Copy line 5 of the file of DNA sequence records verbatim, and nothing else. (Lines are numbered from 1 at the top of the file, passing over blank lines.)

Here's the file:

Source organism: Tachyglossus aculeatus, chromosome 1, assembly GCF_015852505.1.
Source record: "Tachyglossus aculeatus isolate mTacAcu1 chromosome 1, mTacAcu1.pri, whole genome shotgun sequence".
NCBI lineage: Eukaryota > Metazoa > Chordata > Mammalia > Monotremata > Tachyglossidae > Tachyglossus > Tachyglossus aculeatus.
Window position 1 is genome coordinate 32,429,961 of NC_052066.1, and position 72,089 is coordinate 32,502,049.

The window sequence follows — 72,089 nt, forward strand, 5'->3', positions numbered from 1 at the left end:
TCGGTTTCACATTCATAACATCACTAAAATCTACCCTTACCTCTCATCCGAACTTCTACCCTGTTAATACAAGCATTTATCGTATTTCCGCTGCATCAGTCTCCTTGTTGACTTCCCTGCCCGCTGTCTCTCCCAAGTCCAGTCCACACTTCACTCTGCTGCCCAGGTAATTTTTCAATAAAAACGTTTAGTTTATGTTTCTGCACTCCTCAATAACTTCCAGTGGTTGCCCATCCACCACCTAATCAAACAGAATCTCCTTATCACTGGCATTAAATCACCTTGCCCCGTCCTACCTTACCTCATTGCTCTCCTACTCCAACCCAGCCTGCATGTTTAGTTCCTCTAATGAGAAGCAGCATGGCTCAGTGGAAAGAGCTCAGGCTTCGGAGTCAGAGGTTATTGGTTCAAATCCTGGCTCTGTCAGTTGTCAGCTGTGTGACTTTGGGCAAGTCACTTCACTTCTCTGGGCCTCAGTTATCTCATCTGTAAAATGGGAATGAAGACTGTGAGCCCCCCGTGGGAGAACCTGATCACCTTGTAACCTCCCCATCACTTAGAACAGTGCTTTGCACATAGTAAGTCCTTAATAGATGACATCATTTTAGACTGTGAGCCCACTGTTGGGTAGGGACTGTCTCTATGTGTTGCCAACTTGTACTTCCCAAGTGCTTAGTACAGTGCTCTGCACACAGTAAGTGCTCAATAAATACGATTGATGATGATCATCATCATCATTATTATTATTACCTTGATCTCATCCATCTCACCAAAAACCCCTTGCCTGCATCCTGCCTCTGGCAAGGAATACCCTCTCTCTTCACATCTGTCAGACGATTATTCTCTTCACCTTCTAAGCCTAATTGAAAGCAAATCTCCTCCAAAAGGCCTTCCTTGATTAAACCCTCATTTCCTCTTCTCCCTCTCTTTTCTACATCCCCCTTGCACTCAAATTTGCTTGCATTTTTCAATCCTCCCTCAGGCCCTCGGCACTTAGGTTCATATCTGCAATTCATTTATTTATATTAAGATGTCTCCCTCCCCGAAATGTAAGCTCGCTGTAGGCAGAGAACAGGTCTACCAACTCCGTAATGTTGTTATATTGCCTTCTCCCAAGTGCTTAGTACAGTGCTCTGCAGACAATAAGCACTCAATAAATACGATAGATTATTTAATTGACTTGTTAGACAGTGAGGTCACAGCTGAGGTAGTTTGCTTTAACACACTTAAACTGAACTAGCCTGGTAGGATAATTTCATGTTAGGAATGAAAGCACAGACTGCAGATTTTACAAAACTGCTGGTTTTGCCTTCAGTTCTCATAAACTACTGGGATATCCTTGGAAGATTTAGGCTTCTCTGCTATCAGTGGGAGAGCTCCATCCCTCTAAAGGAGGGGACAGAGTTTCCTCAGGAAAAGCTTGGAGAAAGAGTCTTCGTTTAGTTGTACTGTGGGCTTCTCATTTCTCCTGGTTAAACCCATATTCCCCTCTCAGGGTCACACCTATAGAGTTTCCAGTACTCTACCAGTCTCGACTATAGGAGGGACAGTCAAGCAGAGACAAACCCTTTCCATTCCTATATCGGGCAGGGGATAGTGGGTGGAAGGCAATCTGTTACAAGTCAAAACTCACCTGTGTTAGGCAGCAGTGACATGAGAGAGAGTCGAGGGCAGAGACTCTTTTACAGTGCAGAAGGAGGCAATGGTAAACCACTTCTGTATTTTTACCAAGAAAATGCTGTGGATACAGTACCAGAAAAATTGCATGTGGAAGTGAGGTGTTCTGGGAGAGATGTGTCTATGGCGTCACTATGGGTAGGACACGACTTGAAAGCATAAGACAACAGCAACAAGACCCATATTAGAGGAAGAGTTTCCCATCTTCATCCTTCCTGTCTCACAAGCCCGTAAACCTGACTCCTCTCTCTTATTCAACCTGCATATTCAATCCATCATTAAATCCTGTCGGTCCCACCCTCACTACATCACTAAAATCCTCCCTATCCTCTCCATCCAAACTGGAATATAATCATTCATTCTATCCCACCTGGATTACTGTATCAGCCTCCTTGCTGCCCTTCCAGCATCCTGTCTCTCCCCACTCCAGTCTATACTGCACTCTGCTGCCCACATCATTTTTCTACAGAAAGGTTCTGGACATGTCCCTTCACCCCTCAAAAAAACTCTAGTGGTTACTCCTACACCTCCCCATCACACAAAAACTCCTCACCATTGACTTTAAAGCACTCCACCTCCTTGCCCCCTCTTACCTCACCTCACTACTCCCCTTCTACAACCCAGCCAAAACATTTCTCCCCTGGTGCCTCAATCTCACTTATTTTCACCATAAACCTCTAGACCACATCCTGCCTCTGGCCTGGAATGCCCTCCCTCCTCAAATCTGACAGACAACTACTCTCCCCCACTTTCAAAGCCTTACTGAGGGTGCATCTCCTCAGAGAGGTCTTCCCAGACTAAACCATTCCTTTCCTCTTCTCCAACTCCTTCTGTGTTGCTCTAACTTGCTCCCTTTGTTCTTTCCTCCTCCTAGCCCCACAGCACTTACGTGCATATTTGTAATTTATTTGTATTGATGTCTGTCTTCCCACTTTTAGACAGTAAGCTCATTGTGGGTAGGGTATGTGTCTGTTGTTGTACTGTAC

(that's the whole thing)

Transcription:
The window sequence follows — 72,089 nt, forward strand, 5'->3', positions numbered from 1 at the left end: